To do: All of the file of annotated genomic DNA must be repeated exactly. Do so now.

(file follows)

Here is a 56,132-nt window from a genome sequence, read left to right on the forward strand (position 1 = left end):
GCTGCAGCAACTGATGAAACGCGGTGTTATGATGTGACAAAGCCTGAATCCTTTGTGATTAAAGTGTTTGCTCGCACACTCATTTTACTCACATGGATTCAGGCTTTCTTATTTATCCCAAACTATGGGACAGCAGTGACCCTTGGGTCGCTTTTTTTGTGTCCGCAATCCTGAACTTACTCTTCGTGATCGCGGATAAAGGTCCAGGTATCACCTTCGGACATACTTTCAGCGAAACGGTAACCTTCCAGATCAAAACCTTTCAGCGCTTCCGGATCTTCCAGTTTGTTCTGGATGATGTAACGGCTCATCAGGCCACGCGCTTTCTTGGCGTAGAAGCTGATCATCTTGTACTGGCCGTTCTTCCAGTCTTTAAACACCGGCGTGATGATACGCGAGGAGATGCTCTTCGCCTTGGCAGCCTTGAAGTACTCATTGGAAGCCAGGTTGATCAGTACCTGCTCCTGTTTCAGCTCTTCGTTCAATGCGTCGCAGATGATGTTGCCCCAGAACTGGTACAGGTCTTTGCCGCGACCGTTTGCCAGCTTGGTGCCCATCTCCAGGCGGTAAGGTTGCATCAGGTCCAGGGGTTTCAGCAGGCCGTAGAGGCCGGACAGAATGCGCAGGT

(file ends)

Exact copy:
Here is a 56,132-nt window from a genome sequence, read left to right on the forward strand (position 1 = left end):
GCTGCAGCAACTGATGAAACGCGGTGTTATGATGTGACAAAGCCTGAATCCTTTGTGATTAAAGTGTTTGCTCGCACACTCATTTTACTCACATGGATTCAGGCTTTCTTATTTATCCCAAACTATGGGACAGCAGTGACCCTTGGGTCGCTTTTTTTGTGTCCGCAATCCTGAACTTACTCTTCGTGATCGCGGATAAAGGTCCAGGTATCACCTTCGGACATACTTTCAGCGAAACGGTAACCTTCCAGATCAAAACCTTTCAGCGCTTCCGGATCTTCCAGTTTGTTCTGGATGATGTAACGGCTCATCAGGCCACGCGCTTTCTTGGCGTAGAAGCTGATCATCTTGTACTGGCCGTTCTTCCAGTCTTTAAACACCGGCGTGATGATACGCGAGGAGATGCTCTTCGCCTTGGCAGCCTTGAAGTACTCATTGGAAGCCAGGTTGATCAGTACCTGCTCCTGTTTCAGCTCTTCGTTCAATGCGTCGCAGATGATGTTGCCCCAGAACTGGTACAGGTCTTTGCCGCGACCGTTTGCCAGCTTGGTGCCCATCTCCAGGCGGTAAGGTTGCATCAGGTCCAGGGGTTTCAGCAGGCCGTAGAGGCCGGACAGAATGCGCAGGT